The trip started out great on Wednesday evening with mojitos courtesy of Margo at the Figueroa Hotel (a Morrocan themed place that looks better and better as night falls and more mojitos are consumed). Then our panel headed out to the breathtaking Getty Center for the conference's opening reception, which featured the academically fashionable CAA crowd, excellent wine, food, and desserts as well as open access to many of the Getty's galleries and research center.
The next day I was a part of a panel presentation put on by the Visual Resources Association with the theme "You can do it, we can help: building digital image collections together."
The panel started off with an introduction by Maureen Burns from UC Irvine about a shared image collection for teaching that the University of California schools are creating using ARTstor software.
I kept thinking that this would be a perfect collaborative project among NITLE schools. I'll bet someone has already thought of that. Next, Margo and I did our bit on accessCeramics, Lewis & Clark's own collaboratively created digital collection that uses flickr as the underlying digital asset management system.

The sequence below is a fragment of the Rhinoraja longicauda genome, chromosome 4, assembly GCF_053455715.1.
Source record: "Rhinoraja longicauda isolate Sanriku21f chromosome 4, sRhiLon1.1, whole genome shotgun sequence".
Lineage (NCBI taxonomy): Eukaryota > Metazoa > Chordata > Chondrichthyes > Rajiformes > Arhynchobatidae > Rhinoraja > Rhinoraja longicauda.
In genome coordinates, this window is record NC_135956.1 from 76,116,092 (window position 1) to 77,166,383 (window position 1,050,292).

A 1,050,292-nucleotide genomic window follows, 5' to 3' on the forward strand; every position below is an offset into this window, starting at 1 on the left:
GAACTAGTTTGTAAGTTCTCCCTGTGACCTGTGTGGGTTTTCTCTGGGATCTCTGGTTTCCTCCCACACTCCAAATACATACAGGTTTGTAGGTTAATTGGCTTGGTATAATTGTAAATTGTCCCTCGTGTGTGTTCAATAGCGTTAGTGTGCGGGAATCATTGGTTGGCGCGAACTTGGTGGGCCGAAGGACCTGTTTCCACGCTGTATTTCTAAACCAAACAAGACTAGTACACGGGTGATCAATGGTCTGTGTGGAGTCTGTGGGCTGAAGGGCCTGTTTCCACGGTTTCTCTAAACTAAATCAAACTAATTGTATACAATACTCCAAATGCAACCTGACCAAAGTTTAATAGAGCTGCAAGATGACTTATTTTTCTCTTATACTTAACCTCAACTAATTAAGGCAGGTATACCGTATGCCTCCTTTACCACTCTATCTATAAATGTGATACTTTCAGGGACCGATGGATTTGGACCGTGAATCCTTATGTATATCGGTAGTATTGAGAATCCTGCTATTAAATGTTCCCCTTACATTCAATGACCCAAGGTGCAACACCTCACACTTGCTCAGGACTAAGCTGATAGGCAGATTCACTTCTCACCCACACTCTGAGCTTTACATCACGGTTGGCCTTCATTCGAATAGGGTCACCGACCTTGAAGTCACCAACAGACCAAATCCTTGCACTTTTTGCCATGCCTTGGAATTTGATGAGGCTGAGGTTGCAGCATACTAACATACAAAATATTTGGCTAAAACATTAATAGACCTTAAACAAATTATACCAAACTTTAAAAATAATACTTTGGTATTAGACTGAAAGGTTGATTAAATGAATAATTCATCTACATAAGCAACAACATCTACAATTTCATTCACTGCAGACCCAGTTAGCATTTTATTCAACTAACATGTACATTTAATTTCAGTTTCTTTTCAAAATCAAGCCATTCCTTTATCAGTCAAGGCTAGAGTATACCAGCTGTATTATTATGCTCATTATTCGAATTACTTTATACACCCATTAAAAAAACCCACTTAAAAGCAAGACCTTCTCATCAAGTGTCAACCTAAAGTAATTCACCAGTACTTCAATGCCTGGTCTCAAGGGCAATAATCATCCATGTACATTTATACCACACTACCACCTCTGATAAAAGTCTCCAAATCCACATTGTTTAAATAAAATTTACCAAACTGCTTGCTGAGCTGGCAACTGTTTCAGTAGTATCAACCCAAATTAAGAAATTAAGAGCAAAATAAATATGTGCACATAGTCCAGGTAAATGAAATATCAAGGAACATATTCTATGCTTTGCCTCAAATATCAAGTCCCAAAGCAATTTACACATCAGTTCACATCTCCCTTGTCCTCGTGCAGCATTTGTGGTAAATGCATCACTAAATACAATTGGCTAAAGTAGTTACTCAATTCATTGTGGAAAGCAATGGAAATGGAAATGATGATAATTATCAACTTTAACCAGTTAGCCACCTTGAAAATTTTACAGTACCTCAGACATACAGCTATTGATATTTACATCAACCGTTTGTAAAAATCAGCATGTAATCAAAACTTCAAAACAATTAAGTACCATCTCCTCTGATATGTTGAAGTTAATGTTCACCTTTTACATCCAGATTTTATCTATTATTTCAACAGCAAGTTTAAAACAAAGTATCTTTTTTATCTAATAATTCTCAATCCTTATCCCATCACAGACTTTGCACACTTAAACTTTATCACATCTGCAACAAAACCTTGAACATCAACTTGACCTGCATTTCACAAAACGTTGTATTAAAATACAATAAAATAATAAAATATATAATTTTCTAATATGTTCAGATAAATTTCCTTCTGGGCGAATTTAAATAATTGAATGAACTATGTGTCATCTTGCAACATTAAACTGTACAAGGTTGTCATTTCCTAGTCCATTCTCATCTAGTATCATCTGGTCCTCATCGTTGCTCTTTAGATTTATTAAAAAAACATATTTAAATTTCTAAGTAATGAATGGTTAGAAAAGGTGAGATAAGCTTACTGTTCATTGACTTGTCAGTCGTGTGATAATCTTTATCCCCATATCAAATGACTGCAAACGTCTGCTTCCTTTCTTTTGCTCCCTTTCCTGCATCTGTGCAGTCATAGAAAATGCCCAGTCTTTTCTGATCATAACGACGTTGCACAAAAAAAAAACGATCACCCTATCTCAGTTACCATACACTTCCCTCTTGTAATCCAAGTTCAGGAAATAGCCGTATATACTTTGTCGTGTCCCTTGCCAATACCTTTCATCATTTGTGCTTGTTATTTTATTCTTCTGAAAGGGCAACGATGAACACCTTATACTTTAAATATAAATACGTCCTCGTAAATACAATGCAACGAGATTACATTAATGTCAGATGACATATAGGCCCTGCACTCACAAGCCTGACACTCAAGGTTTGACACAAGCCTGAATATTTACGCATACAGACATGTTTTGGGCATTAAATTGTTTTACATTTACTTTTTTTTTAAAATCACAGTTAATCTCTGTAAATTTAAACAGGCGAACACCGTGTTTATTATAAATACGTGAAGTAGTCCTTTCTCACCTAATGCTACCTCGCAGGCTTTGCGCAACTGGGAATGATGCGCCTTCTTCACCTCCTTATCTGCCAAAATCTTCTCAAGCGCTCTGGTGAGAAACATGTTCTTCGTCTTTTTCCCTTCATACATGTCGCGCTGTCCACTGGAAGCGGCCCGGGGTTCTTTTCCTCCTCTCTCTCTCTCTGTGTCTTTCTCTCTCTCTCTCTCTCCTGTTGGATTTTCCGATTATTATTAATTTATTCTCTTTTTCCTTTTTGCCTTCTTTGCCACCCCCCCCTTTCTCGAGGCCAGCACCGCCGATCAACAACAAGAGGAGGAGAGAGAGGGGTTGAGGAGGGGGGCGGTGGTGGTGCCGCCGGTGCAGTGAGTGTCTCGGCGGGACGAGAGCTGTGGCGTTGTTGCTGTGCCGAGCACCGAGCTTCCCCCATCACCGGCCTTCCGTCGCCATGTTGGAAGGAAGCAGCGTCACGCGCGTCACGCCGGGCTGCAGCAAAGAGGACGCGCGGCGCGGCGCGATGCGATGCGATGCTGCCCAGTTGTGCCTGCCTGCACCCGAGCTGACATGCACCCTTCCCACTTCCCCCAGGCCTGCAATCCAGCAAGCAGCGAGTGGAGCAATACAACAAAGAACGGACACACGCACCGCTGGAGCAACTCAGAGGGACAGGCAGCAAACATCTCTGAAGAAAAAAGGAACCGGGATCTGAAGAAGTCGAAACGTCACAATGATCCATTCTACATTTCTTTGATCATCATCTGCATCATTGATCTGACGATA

Next, Alka Patel, a scholar of Islamic Art and Architectual History at UC Irvine described the process of publishing her personal image collection with ARTstor.
We also heard from Ann Whiteside of MIT about the SAHARA project, another collaborative project with ARTstor that will allow scholars of architectual history, librarians, and others to develop a shared collection of archictecture images. It also aspires to be a kind of framework for digital scholarship around the images. Loyal readers of synthesize-specialize-mobilize might recall that I mentioned this project when it was first announced last spring.
Finally, we heard from Cara Hirsch, Assistant General Counsel at ARTstor about the intellectual property issues surrounding collaborative collection building.
ARTstor is clearly interested in distributed collection building and moving into this space on several fronts. Given its network-level software platform, ARTstor is in a good place to do this. With our relatively tiny flickr-based project, Margo and I kind of felt like we were the renegades among the group, though it was clear that our project shared many similarities with the others.